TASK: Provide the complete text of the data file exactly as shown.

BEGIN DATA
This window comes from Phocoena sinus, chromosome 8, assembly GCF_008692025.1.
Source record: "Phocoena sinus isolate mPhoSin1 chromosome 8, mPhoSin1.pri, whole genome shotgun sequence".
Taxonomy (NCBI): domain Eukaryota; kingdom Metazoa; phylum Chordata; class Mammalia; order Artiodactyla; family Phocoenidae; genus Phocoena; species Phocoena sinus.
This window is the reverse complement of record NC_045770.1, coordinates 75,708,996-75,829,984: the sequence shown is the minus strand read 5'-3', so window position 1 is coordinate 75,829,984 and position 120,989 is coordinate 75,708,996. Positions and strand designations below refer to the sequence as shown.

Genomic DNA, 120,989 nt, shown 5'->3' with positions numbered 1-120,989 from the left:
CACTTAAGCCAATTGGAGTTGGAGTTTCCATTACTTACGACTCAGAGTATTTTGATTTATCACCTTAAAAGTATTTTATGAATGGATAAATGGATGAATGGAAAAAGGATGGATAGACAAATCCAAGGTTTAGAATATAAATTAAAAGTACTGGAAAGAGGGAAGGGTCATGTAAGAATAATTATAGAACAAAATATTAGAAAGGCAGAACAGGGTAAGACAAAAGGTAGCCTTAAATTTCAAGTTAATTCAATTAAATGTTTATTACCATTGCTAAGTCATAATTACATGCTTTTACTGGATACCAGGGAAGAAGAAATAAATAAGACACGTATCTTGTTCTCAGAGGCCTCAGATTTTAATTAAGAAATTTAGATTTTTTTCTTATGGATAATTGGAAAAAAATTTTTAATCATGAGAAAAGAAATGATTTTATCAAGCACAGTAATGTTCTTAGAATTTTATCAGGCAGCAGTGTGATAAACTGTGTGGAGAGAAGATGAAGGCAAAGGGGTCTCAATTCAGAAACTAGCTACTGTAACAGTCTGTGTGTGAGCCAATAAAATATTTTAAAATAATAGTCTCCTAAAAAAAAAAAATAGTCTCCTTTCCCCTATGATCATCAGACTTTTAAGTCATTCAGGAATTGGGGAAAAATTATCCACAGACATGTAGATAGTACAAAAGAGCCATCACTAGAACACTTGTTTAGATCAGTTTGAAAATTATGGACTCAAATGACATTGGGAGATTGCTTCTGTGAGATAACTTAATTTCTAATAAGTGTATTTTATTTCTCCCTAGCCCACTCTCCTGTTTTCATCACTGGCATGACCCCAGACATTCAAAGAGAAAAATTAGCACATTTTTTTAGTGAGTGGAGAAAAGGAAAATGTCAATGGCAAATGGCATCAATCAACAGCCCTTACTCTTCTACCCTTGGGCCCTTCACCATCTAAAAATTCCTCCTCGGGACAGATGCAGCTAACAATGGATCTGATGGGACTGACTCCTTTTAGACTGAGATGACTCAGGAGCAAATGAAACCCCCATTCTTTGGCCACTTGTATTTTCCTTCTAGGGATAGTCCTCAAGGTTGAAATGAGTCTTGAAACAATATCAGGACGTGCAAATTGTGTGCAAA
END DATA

This window comes from Phocoena sinus, chromosome 8, assembly GCF_008692025.1.
Source record: "Phocoena sinus isolate mPhoSin1 chromosome 8, mPhoSin1.pri, whole genome shotgun sequence".
Taxonomy (NCBI): domain Eukaryota; kingdom Metazoa; phylum Chordata; class Mammalia; order Artiodactyla; family Phocoenidae; genus Phocoena; species Phocoena sinus.
This window is the reverse complement of record NC_045770.1, coordinates 75,708,996-75,829,984: the sequence shown is the minus strand read 5'-3', so window position 1 is coordinate 75,829,984 and position 120,989 is coordinate 75,708,996. Positions and strand designations below refer to the sequence as shown.

Genomic DNA, 120,989 nt, shown 5'->3' with positions numbered 1-120,989 from the left:
CACTTAAGCCAATTGGAGTTGGAGTTTCCATTACTTACGACTCAGAGTATTTTGATTTATCACCTTAAAAGTATTTTATGAATGGATAAATGGATGAATGGAAAAAGGATGGATAGACAAATCCAAGGTTTAGAATATAAATTAAAAGTACTGGAAAGAGGGAAGGGTCATGTAAGAATAATTATAGAACAAAATATTAGAAAGGCAGAACAGGGTAAGACAAAAGGTAGCCTTAAATTTCAAGTTAATTCAATTAAATGTTTATTACCATTGCTAAGTCATAATTACATGCTTTTACTGGATACCAGGGAAGAAGAAATAAATAAGACACGTATCTTGTTCTCAGAGGCCTCAGATTTTAATTAAGAAATTTAGATTTTTTTCTTATGGATAATTGGAAAAAAATTTTTAATCATGAGAAAAGAAATGATTTTATCAAGCACAGTAATGTTCTTAGAATTTTATCAGGCAGCAGTGTGATAAACTGTGTGGAGAGAAGATGAAGGCAAAGGGGTCTCAATTCAGAAACTAGCTACTGTAACAGTCTGTGTGTGAGCCAATAAAATATTTTAAAATAATAGTCTCCTAAAAAAAAAAAATAGTCTCCTTTCCCCTATGATCATCAGACTTTTAAGTCATTCAGGAATTGGGGAAAAATTATCCACAGACATGTAGATAGTACAAAAGAGCCATCACTAGAACACTTGTTTAGATCAGTTTGAAAATTATGGACTCAAATGACATTGGGAGATTGCTTCTGTGAGATAACTTAATTTCTAATAAGTGTATTTTATTTCTCCCTAGCCCACTCTCCTGTTTTCATCACTGGCATGACCCCAGACATTCAAAGAGAAAAATTAGCACATTTTTTTAGTGAGTGGAGAAAAGGAAAATGTCAATGGCAAATGGCATCAATCAACAGCCCTTACTCTTCTACCCTTGGGCCCTTCACCATCTAAAAATTCCTCCTCGGGACAGATGCAGCTAACAATGGATCTGATGGGACTGACTCCTTTTAGACTGAGATGACTCAGGAGCAAATGAAACCCCCATTCTTTGGCCACTTGTATTTTCCTTCTAGGGATAGTCCTCAAGGTTGAAATGAGTCTTGAAACAATATCAGGACGTGCAAATTGTGTGCAAA